Several clearing related stories, each of which gives me a sense of deja vu. Or deja dit, to be more accurate.
The Bank of England just released a paper warning about the potential pro-cyclicality of CCP initial margin methodologies. I have expressed concern about this for some time.
BofE expresses concern that pro-cyclicality threatens to cause a measure intended to reduce credit risk create liquidity risk instead. This is another Clearing Cassandra theme. (Speaking of Cassandra, I will be returning to the old stomping grounds of Troy next week. And I don’t mean a city in upstate NY.)
BofE recommends that CCPs make public their margin methodologies, something that sends the clearinghouses into paroxysms of rage. But it makes sense to do that. And not just to reveal to the marketplace the potential liquidity demands that these methodologies can create, thereby allowing them to prepare accordingly. But to permit clearing participants to estimate their exposure to CCPs.
Clearing member exposure to CCPs depends on the likelihood that initial margins are sufficient to cover losses. Estimation of this exposure requires CMs to be able to evaluate margin calculations under a variety of market scenarios. If CCPs keep their methodologies secret, this is not possible. Discriminating choice among CCPs also requires market participants to understand margin costs and exposure under different scenarios. Such choice is not possible if CCPs keep secret their calculations.
CCPs are the beneficiaries of clearing mandates. Due to margin spirals and other feedback effects, margin calculations have external effects. There is therefore a strong efficiency case favoring disclosure to mitigate the externality, and any commercial/competitive inconvenience CCPs suffer as a result is more than compensated for by the fact that government mandates force huge quantities of business their way.
Another story that has come to my attention is that RBS is cutting back its rate clearing business, in large part due to the substantial capital commitment required, and the operational overhead.
This is another long-time SWP theme. The regulatory burdens of being a clearing member create scale economies that will result-and is resulting-in substantial consolidation of the clearing business. Thus, the systemic risks associated with clearing arise not only because of concentration of risk in CCPs, but in concentration of risks in a dwindling number of clearing firms who participate in multiple CCPs. Concentration of risks in a small number of CMs is, in my view, actually more systemically worrisome than concentration of risks in a small number of CCPs. Indeed, it is precisely the concentration of risks in CMs that makes failure of a systemically important CCP more likely.
Recall the good old days, when Gensler fought to reduce the minimum capital requirement for CMs to $25 million in order to spur competition in the supply of clearing services? Good times, good times. Little did he recognize that the other myriad burdens of Franendodd and Emir would inevitably lead to consolidation, making the minimum capital requirement irrelevant.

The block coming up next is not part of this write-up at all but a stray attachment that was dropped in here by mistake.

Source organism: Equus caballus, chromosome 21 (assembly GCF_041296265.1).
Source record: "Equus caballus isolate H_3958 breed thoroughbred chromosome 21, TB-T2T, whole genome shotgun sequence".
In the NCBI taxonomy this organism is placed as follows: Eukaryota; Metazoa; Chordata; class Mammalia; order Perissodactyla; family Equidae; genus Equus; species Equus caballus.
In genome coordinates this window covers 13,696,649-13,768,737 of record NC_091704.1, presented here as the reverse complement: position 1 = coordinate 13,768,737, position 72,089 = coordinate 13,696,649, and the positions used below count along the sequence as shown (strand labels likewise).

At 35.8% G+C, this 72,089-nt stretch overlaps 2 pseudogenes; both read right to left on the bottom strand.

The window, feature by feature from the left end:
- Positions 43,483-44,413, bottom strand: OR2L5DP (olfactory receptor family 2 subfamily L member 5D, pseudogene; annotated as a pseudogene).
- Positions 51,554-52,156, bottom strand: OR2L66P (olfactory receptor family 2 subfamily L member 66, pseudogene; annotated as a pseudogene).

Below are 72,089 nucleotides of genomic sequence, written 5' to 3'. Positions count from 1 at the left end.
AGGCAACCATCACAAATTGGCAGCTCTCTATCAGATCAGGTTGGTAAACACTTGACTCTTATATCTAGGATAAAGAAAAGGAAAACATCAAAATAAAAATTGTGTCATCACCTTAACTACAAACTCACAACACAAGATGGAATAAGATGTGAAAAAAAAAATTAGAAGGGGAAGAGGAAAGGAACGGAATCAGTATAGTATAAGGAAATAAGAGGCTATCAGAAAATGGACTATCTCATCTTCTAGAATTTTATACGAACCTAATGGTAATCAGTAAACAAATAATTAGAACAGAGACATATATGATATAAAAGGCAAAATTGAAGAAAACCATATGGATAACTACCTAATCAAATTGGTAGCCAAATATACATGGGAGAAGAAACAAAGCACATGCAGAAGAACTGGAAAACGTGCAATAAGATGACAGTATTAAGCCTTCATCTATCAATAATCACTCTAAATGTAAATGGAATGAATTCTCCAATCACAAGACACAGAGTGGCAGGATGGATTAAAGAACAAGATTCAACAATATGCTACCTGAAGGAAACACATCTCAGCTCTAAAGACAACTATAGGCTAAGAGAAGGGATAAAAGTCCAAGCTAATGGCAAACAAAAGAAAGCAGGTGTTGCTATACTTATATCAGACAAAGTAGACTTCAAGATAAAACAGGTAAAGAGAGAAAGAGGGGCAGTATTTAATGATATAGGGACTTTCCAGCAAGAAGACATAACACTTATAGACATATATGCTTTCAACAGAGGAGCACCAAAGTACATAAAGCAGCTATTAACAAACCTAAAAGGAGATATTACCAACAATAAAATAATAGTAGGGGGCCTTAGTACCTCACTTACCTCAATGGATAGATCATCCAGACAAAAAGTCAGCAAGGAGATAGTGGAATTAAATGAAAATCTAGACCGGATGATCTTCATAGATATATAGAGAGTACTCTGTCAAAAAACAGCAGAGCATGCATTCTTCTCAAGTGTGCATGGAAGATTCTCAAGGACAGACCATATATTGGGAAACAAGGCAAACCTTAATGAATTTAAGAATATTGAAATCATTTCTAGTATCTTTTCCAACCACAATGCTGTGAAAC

But this was only one of Gensler’s delusions (or was it lies?) about clearing. I was therefore pleased, and admittedly somewhat shocked, to see his (interim) replacement, Mark Wetjen, (implicitly) call bull on Gensler’s Panglossian propaganda on clearing:
He made an interesting and refreshingly blunt departure from the superseded Gensler script, by referring to Clearing Houses as potential sources of systemic risk.
“A clearinghouse’s failure to adhere to rigorous risk management practices established by the Commission’s regulations, now more than ever, could have significant economic consequences.”
His predecessor’s evangelical belief in CCPs as universal risk-mitigants, refused to countenance the heresy that central clearing may at best merely transfer credit risk, and may actually result in concentration of and increase in systemic risk. Fundamentalism should have no place in regulation, especially the more fundamental reforms; Wetjen’s implied recognition that a central pillar of the Dodd-Frank reforms is open for objective discussion, represents an important and consequential change in the Agency’s culture and governance.
That last part is the opinion of Nick Railton-Edwards (a somewhat Pythonesque handle, eh?), who wrote the piece, rather than Wetjen. (He sounds like a like-minded, not to say right-minded, bloke.) But it is a realistic characterization of the implications of Wetjen’s remarks. I would add that this evangelism is exactly what I hammered Gensler for repeatedly in 2009-2013: Indeed, I repeatedly used the term evangelist to refer to Gensler and his allies. (And that hammering is why he banned me from the CFTC building-something that I have on unimpeachable authority.)
The sad thing about all this is that all of these things were foreseeable before legislators and regulators* went all in on clearing as The Solution. Certain Cassandras did foresee it. But now this is where we are, and some adults like the BofE and Wetjen are trying to mitigate the dangers that this rash and thoughtless plunge created.
Would that this had occurred at the front end of the process rather than the back. Better late than never, perhaps. But better early than late.
*Timmah! was Gensler’s partner in crime on this. Geithner has just released his memoirs, and is flogging the book. I will give him another flogging in due course. For old times’ sake.